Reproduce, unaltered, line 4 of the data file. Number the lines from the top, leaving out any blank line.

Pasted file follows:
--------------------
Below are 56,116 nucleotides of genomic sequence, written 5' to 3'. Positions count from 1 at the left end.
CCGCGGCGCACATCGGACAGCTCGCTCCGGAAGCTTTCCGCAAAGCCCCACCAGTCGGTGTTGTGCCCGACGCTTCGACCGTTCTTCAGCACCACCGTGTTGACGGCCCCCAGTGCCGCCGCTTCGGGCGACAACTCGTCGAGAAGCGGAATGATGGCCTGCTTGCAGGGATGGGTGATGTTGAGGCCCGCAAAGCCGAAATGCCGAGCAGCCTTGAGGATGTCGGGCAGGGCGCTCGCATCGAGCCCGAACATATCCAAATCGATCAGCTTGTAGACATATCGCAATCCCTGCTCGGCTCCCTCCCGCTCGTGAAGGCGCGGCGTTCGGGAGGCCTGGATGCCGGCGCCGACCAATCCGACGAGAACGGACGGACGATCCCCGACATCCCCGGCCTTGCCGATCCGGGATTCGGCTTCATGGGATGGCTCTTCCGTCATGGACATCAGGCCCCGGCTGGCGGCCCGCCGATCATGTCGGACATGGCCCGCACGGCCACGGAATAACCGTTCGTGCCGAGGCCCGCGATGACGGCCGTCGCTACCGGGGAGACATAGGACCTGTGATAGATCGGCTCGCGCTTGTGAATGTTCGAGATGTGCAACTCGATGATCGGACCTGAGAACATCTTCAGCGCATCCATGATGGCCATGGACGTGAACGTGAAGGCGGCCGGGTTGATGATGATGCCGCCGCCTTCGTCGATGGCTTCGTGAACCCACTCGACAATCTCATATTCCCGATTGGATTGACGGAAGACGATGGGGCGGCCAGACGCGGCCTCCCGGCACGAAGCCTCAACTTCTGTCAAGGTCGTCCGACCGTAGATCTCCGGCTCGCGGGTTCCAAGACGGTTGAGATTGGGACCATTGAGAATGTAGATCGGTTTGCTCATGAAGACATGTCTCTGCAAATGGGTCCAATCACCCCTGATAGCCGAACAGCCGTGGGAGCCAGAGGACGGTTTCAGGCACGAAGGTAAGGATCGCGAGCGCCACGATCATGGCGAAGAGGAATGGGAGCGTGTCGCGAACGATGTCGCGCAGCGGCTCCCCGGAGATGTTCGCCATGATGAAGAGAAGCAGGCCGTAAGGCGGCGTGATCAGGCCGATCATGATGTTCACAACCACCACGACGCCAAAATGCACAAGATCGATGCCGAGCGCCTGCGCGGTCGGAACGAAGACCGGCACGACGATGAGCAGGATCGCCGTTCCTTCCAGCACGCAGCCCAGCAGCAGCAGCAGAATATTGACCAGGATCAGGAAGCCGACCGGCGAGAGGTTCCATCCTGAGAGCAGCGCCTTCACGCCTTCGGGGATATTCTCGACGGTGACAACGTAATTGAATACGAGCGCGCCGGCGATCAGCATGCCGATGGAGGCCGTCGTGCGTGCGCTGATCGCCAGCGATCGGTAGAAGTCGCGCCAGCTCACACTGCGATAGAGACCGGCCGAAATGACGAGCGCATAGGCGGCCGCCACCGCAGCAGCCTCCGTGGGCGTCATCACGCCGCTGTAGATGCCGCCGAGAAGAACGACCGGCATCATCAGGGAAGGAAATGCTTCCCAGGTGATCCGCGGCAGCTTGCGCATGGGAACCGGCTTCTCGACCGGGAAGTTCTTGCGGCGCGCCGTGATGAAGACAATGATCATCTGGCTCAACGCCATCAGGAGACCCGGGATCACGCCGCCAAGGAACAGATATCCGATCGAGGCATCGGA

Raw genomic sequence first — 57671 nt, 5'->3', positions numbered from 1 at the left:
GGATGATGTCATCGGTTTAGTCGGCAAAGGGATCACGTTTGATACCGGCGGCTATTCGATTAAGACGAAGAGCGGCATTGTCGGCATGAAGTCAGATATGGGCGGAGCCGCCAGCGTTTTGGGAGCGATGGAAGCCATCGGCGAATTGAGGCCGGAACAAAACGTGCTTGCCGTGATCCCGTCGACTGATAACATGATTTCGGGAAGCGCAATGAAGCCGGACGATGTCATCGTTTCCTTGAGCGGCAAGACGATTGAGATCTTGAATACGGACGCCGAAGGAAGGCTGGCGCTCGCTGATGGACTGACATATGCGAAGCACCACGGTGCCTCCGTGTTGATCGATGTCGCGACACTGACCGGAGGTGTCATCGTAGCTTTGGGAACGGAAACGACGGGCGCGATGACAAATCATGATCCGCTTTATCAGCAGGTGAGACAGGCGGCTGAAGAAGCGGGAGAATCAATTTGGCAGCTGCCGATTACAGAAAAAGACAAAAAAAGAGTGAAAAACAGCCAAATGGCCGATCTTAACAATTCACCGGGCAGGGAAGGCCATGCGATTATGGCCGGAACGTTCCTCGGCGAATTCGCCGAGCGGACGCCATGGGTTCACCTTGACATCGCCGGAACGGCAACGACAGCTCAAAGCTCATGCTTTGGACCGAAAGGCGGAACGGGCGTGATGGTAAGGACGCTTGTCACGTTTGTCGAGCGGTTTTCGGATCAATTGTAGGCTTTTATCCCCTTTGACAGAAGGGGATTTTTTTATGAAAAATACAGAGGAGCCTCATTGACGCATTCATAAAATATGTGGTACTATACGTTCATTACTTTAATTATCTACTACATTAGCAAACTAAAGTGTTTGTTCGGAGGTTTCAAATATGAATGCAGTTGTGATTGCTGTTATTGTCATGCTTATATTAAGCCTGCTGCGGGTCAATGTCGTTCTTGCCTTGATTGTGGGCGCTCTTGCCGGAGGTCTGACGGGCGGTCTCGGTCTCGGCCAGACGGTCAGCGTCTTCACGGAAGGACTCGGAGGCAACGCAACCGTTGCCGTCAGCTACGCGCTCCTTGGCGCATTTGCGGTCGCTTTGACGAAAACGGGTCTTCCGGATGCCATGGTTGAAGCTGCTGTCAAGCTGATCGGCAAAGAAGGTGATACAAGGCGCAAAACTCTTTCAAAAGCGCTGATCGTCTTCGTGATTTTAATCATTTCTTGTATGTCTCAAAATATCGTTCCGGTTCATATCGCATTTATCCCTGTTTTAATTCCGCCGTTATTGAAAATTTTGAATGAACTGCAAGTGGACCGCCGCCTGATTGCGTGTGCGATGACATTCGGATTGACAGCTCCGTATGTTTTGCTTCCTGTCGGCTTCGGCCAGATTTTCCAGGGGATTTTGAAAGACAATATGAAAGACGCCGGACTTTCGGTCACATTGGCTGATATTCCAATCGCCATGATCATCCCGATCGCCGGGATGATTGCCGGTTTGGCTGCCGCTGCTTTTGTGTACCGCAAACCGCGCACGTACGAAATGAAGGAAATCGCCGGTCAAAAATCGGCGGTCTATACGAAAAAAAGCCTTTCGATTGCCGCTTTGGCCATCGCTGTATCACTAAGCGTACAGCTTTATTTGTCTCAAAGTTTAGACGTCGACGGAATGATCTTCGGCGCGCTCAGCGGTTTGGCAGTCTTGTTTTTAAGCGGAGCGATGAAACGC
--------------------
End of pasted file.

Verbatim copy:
GGATGATGTCATCGGTTTAGTCGGCAAAGGGATCACGTTTGATACCGGCGGCTATTCGATTAAGACGAAGAGCGGCATTGTCGGCATGAAGTCAGATATGGGCGGAGCCGCCAGCGTTTTGGGAGCGATGGAAGCCATCGGCGAATTGAGGCCGGAACAAAACGTGCTTGCCGTGATCCCGTCGACTGATAACATGATTTCGGGAAGCGCAATGAAGCCGGACGATGTCATCGTTTCCTTGAGCGGCAAGACGATTGAGATCTTGAATACGGACGCCGAAGGAAGGCTGGCGCTCGCTGATGGACTGACATATGCGAAGCACCACGGTGCCTCCGTGTTGATCGATGTCGCGACACTGACCGGAGGTGTCATCGTAGCTTTGGGAACGGAAACGACGGGCGCGATGACAAATCATGATCCGCTTTATCAGCAGGTGAGACAGGCGGCTGAAGAAGCGGGAGAATCAATTTGGCAGCTGCCGATTACAGAAAAAGACAAAAAAAGAGTGAAAAACAGCCAAATGGCCGATCTTAACAATTCACCGGGCAGGGAAGGCCATGCGATTATGGCCGGAACGTTCCTCGGCGAATTCGCCGAGCGGACGCCATGGGTTCACCTTGACATCGCCGGAACGGCAACGACAGCTCAAAGCTCATGCTTTGGACCGAAAGGCGGAACGGGCGTGATGGTAAGGACGCTTGTCACGTTTGTCGAGCGGTTTTCGGATCAATTGTAGGCTTTTATCCCCTTTGACAGAAGGGGATTTTTTTATGAAAAATACAGAGGAGCCTCATTGACGCATTCATAAAATATGTGGTACTATACGTTCATTACTTTAATTATCTACTACATTAGCAAACTAAAGTGTTTGTTCGGAGGTTTCAAATATGAATGCAGTTGTGATTGCTGTTATTGTCATGCTTATATTAAGCCTGCTGCGGGTCAATGTCGTTCTTGCCTTGATTGTGGGCGCTCTTGCCGGAGGTCTGACGGGCGGTCTCGGTCTCGGCCAGACGGTCAGCGTCTTCACGGAAGGACTCGGAGGCAACGCAACCGTTGCCGTCAGCTACGCGCTCCTTGGCGCATTTGCGGTCGCTTTGACGAAAACGGGTCTTCCGGATGCCATGGTTGAAGCTGCTGTCAAGCTGATCGGCAAAGAAGGTGATACAAGGCGCAAAACTCTTTCAAAAGCGCTGATCGTCTTCGTGATTTTAATCATTTCTTGTATGTCTCAAAATATCGTTCCGGTTCATATCGCATTTATCCCTGTTTTAATTCCGCCGTTATTGAAAATTTTGAATGAACTGCAAGTGGACCGCCGCCTGATTGCGTGTGCGATGACATTCGGATTGACAGCTCCGTATGTTTTGCTTCCTGTCGGCTTCGGCCAGATTTTCCAGGGGATTTTGAAAGACAATATGAAAGACGCCGGACTTTCGGTCACATTGGCTGATATTCCAATCGCCATGATCATCCCGATCGCCGGGATGATTGCCGGTTTGGCTGCCGCTGCTTTTGTGTACCGCAAACCGCGCACGTACGAAATGAAGGAAATCGCCGGTCAAAAATCGGCGGTCTATACGAAAAAAAGCCTTTCGATTGCCGCTTTGGCCATCGCTGTATCACTAAGCGTACAGCTTTATTTGTCTCAAAGTTTAGACGTCGACGGAATGATCTTCGGCGCGCTCAGCGGTTTGGCAGTCTTGTTTTTAAGCGGAGCGATGAAACGC